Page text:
Modular Battery System: Innovative Technology For Home Energy Storage
A new modular battery system for home energy storage is on the horizon, ready to step in and compete directly with Tesla’s Powerwall.
Orison is a modular battery that can store either solar or grid power and redistribute it when you need it, and you can customize the system to your needs by linking up batteries for even more storage.
Co-founder and CEO of Orison, Eric Clifton, had simplicity and user-friendliness in mind when designing the Orison batteries. Unlike the Tesla Powerwall (see our Tesla Powerwall Review) which must be wired directly into the home’s electrical panel by an electrician, the Orison batteries are “plug-and-play.” Each 2.2kWh unit weighs under 40 pounds and is charged by plugging it directly into an open wall outlet. There’s a flat panel version that can be hung on the wall, and a standing unit with a built-in LED lamp feature that can be set on the ground or a table to act as room lighting while it does its job.
Modular Battery: Small Technology, Big Promises
The technology behind the system is being kept secret for competitive reasons, but Clifton explains on their website that the units are designed to store charge from rooftop solar panels or to draw power from the local electrical grid during the off-peak hours, and then have that energy accessible to power the home during peak hours. They’ve used technology to shrink all of the essential components, including the power inverter, to fit into a compact shape that can be moved around the home.
Once installed in the home, the system is controlled by a smart phone app that allows users to see their savings and control the charging and discharging schedule of the units. Every unit is also in communication with the Orison Cloud in order to maximize efficiency and savings. The Cloud keeps real-time data about utility rates and peak demand times, helping the user to better program their units. It also keeps track of weather and scans the grid patterns for signs of impending blackouts, which allows the system to preemptively switch appliances over to the batteries and keep them on. It acts like a Universal Power Supply (UPS) plus a long-lasting backup battery. For short-term outages, devices like this could be much simpler and cost-effective than a gasoline-powered generator.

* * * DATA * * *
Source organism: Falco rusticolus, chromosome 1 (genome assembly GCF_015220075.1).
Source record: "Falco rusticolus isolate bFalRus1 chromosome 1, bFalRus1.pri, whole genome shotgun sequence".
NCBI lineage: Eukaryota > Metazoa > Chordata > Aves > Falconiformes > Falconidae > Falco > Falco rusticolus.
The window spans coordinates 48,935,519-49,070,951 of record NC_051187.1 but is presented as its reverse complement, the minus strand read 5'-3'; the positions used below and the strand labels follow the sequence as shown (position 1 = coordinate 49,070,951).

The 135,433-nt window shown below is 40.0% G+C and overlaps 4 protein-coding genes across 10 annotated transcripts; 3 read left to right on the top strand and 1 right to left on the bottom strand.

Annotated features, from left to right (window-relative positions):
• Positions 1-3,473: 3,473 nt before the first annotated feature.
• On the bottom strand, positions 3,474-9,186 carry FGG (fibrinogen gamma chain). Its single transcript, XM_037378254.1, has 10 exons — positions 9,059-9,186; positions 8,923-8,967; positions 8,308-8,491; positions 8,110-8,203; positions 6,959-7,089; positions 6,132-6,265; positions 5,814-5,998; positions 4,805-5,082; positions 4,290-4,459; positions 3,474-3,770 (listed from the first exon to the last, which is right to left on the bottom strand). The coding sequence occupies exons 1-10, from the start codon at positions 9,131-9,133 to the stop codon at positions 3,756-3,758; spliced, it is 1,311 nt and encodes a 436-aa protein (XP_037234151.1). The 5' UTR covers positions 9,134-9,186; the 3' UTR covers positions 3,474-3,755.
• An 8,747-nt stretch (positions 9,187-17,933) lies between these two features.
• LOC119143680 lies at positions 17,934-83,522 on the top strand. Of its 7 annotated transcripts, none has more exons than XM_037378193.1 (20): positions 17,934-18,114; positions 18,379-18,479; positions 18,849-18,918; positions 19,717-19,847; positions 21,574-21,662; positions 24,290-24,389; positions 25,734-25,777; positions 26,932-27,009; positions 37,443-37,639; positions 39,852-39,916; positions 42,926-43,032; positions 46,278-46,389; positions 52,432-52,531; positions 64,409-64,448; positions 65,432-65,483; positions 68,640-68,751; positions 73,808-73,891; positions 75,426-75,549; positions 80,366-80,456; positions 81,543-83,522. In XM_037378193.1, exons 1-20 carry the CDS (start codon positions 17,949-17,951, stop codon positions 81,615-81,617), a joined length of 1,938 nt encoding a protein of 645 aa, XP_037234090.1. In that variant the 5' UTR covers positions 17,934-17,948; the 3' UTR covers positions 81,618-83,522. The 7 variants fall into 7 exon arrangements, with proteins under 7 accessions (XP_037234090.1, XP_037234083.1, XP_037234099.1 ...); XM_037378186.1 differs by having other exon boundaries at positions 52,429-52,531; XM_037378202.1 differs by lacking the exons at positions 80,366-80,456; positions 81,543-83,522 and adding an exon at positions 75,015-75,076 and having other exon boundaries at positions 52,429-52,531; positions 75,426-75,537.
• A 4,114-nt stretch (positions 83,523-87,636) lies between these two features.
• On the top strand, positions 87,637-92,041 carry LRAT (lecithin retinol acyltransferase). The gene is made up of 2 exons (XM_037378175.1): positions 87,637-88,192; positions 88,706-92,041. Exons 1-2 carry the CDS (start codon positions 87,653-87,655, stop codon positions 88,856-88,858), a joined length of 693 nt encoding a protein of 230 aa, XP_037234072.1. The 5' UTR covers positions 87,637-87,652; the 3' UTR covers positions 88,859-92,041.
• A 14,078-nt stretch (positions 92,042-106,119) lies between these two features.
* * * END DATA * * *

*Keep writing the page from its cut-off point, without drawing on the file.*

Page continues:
The Future Is Storage
Home energy storage will likely soon see a surge in demand thanks to the problem of adding solar and wind power to a grid that’s not designed for big fluctuations in supply. There’s no use pumping more energy into the grid if there’s no good way to store it for later. Various technologies are making storage possible at the power plants themselves, including solar thermal storage and flywheel wind power storage, but consumer technology like the Orison and the Powerwall give users control over how they want to power their homes.
A Kickstarter campaign to fund production of Orison batteries ended in 2015, but updates to the page show that units aren’t shipping to backers just yet. Orison units aren’t yet available for purchase in stores, but you can reserve a system on their website for a $100 deposit. No indication when you might get one, though.
Related: Building a DIY Battery Bank
Image credit: Orison Energy